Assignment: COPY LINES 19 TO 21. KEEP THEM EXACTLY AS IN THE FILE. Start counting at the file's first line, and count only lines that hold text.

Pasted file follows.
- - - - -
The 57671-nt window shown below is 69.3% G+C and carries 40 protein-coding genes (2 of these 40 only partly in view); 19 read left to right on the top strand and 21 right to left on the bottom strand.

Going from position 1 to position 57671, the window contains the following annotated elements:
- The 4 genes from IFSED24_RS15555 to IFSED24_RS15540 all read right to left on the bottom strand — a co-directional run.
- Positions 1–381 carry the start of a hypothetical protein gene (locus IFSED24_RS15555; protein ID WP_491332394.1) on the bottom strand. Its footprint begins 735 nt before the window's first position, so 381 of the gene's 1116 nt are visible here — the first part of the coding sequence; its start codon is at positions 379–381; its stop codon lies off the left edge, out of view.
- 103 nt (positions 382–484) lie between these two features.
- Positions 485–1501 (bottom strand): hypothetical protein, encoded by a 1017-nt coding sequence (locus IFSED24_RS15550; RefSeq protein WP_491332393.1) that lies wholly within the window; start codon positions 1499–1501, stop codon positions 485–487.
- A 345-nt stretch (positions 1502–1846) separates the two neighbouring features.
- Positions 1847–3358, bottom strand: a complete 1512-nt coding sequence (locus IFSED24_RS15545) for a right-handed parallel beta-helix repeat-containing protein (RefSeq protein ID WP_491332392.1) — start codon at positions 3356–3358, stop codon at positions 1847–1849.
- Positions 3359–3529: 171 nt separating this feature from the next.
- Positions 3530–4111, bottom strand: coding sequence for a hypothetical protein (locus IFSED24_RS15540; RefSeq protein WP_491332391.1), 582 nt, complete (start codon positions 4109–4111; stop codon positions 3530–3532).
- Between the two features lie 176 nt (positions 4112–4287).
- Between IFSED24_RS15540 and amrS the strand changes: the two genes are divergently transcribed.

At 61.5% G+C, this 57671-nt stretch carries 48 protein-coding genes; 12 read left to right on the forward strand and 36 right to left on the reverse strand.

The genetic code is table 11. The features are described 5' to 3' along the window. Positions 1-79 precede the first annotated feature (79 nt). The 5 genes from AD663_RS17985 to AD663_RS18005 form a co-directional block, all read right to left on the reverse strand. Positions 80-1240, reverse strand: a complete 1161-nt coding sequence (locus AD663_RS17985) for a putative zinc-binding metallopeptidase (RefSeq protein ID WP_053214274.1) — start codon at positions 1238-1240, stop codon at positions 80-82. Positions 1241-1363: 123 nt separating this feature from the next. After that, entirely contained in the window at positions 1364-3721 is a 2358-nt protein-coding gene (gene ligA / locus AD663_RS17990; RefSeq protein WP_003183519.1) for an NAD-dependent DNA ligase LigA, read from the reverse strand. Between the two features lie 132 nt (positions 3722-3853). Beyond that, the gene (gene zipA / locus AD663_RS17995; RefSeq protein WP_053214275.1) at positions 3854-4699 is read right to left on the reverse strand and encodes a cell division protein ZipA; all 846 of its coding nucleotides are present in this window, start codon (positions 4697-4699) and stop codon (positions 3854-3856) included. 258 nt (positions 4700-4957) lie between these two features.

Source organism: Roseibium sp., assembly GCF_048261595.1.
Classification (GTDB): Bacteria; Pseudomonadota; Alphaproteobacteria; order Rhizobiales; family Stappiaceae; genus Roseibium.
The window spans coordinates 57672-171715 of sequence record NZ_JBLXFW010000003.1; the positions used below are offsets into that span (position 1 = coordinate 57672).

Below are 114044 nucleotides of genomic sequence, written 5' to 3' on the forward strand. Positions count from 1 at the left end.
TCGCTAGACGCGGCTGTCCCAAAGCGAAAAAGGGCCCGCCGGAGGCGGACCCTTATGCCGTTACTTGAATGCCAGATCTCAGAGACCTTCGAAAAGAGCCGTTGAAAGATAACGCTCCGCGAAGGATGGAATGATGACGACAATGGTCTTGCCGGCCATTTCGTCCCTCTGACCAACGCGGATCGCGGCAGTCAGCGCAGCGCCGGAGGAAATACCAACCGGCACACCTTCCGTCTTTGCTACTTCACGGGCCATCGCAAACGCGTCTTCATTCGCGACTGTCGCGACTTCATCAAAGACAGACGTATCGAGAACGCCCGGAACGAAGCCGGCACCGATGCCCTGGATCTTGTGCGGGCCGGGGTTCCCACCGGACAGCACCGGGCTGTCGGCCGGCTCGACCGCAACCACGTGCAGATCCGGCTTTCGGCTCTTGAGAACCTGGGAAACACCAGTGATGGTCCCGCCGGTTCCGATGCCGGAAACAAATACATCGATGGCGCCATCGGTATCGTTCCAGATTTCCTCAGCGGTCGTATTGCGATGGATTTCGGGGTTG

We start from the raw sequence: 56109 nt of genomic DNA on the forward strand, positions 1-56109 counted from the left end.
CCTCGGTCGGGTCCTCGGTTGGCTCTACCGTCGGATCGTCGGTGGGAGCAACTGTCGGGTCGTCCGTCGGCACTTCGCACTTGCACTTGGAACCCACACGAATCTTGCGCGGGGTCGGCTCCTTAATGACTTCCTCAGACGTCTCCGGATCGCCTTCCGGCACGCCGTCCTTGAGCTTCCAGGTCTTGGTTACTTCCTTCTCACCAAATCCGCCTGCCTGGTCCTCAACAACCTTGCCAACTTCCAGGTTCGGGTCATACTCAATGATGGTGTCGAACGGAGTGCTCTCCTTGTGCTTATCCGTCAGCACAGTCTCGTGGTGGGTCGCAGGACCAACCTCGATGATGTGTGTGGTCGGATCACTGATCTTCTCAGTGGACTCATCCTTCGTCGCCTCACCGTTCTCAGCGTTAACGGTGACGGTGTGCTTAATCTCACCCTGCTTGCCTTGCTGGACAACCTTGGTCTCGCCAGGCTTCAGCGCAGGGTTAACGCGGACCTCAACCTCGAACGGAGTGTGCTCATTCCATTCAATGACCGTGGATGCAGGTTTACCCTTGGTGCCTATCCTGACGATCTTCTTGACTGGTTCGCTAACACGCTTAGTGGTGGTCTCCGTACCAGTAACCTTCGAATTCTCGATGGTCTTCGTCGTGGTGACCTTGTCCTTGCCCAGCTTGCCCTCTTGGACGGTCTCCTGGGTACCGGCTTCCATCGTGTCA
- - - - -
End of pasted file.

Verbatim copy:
TCGCTAGACGCGGCTGTCCCAAAGCGAAAAAGGGCCCGCCGGAGGCGGACCCTTATGCCGTTACTTGAATGCCAGATCTCAGAGACCTTCGAAAAGAGCCGTTGAAAGATAACGCTCCGCGAAGGATGGAATGATGACGACAATGGTCTTGCCGGCCATTTCGTCCCTCTGACCAACGCGGATCGCGGCAGTCAGCGCAGCGCCGGAGGAAATACCAACCGGCACACCTTCCGTCTTTGCTACTTCACGGGCCATCGCAAACGCGTCTTCATTCGCGACTGTCGCGACTTCATCAAAGACAGACGTATCGAGAACGCCCGGAACGAAGCCGGCACCGATGCCCTGGATCTTGTGCGGGCCGGGGTTCCCACCGGACAGCACCGGGCTGTCGGCCGGCTCGACCGCAACCACGTGCAGATCCGGCTTTCGGCTCTTGAGAACCTGGGAAACACCAGTGATGGTCCCGCCGGTTCCGATGCCGGAAACAAATACATCGATGGCGCCATCGGTATCGTTCCAGATTTCCTCAGCGGTCGTATTGCGATGGATTTCGGGGTTG

We start from the raw sequence: 56109 nt of genomic DNA on the forward strand, positions 1-56109 counted from the left end.
CCTCGGTCGGGTCCTCGGTTGGCTCTACCGTCGGATCGTCGGTGGGAGCAACTGTCGGGTCGTCCGTCGGCACTTCGCACTTGCACTTGGAACCCACACGAATCTTGCGCGGGGTCGGCTCCTTAATGACTTCCTCAGACGTCTCCGGATCGCCTTCCGGCACGCCGTCCTTGAGCTTCCAGGTCTTGGTTACTTCCTTCTCACCAAATCCGCCTGCCTGGTCCTCAACAACCTTGCCAACTTCCAGGTTCGGGTCATACTCAATGATGGTGTCGAACGGAGTGCTCTCCTTGTGCTTATCCGTCAGCACAGTCTCGTGGTGGGTCGCAGGACCAACCTCGATGATGTGTGTGGTCGGATCACTGATCTTCTCAGTGGACTCATCCTTCGTCGCCTCACCGTTCTCAGCGTTAACGGTGACGGTGTGCTTAATCTCACCCTGCTTGCCTTGCTGGACAACCTTGGTCTCGCCAGGCTTCAGCGCAGGGTTAACGCGGACCTCAACCTCGAACGGAGTGTGCTCATTCCATTCAATGACCGTGGATGCAGGTTTACCCTTGGTGCCTATCCTGACGATCTTCTTGACTGGTTCGCTAACACGCTTAGTGGTGGTCTCCGTACCAGTAACCTTCGAATTCTCGATGGTCTTCGTCGTGGTGACCTTGTCCTTGCCCAGCTTGCCCTCTTGGACGGTCTCCTGGGTACCGGCTTCCATCGTGTCA